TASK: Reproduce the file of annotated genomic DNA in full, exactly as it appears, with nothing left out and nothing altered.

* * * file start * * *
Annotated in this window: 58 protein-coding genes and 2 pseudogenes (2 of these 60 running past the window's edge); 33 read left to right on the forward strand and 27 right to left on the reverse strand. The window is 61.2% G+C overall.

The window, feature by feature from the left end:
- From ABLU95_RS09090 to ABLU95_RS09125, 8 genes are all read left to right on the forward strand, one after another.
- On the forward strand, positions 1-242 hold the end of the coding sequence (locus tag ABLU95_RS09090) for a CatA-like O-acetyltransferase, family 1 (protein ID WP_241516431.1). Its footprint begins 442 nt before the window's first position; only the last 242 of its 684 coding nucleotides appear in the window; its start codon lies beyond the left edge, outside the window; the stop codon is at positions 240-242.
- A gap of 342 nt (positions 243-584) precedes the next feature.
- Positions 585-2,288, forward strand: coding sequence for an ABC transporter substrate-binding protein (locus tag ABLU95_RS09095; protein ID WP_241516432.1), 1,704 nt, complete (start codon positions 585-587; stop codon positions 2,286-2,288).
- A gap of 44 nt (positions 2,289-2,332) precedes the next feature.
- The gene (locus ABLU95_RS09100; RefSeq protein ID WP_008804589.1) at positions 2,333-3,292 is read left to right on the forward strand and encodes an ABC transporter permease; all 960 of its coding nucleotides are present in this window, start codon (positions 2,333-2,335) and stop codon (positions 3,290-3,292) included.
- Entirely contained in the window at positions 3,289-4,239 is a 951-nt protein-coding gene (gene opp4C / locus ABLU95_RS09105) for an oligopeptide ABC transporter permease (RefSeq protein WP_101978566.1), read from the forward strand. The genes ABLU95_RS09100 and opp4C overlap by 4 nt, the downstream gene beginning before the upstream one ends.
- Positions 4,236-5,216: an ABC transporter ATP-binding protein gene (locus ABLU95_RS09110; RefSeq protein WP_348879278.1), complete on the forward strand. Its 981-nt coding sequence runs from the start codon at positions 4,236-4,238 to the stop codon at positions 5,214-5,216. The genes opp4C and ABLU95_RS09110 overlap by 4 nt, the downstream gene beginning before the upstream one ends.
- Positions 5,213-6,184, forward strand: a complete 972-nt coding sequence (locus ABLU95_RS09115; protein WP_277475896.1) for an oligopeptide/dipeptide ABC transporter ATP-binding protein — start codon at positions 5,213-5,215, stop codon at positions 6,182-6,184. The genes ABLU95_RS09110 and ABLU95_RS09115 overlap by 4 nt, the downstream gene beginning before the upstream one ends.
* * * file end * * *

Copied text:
Annotated in this window: 58 protein-coding genes and 2 pseudogenes (2 of these 60 running past the window's edge); 33 read left to right on the forward strand and 27 right to left on the reverse strand. The window is 61.2% G+C overall.

The window, feature by feature from the left end:
- From ABLU95_RS09090 to ABLU95_RS09125, 8 genes are all read left to right on the forward strand, one after another.
- On the forward strand, positions 1-242 hold the end of the coding sequence (locus tag ABLU95_RS09090) for a CatA-like O-acetyltransferase, family 1 (protein ID WP_241516431.1). Its footprint begins 442 nt before the window's first position; only the last 242 of its 684 coding nucleotides appear in the window; its start codon lies beyond the left edge, outside the window; the stop codon is at positions 240-242.
- A gap of 342 nt (positions 243-584) precedes the next feature.
- Positions 585-2,288, forward strand: coding sequence for an ABC transporter substrate-binding protein (locus tag ABLU95_RS09095; protein ID WP_241516432.1), 1,704 nt, complete (start codon positions 585-587; stop codon positions 2,286-2,288).
- A gap of 44 nt (positions 2,289-2,332) precedes the next feature.
- The gene (locus ABLU95_RS09100; RefSeq protein ID WP_008804589.1) at positions 2,333-3,292 is read left to right on the forward strand and encodes an ABC transporter permease; all 960 of its coding nucleotides are present in this window, start codon (positions 2,333-2,335) and stop codon (positions 3,290-3,292) included.
- Entirely contained in the window at positions 3,289-4,239 is a 951-nt protein-coding gene (gene opp4C / locus ABLU95_RS09105) for an oligopeptide ABC transporter permease (RefSeq protein WP_101978566.1), read from the forward strand. The genes ABLU95_RS09100 and opp4C overlap by 4 nt, the downstream gene beginning before the upstream one ends.
- Positions 4,236-5,216: an ABC transporter ATP-binding protein gene (locus ABLU95_RS09110; RefSeq protein WP_348879278.1), complete on the forward strand. Its 981-nt coding sequence runs from the start codon at positions 4,236-4,238 to the stop codon at positions 5,214-5,216. The genes opp4C and ABLU95_RS09110 overlap by 4 nt, the downstream gene beginning before the upstream one ends.
- Positions 5,213-6,184, forward strand: a complete 972-nt coding sequence (locus ABLU95_RS09115; protein WP_277475896.1) for an oligopeptide/dipeptide ABC transporter ATP-binding protein — start codon at positions 5,213-5,215, stop codon at positions 6,182-6,184. The genes ABLU95_RS09110 and ABLU95_RS09115 overlap by 4 nt, the downstream gene beginning before the upstream one ends.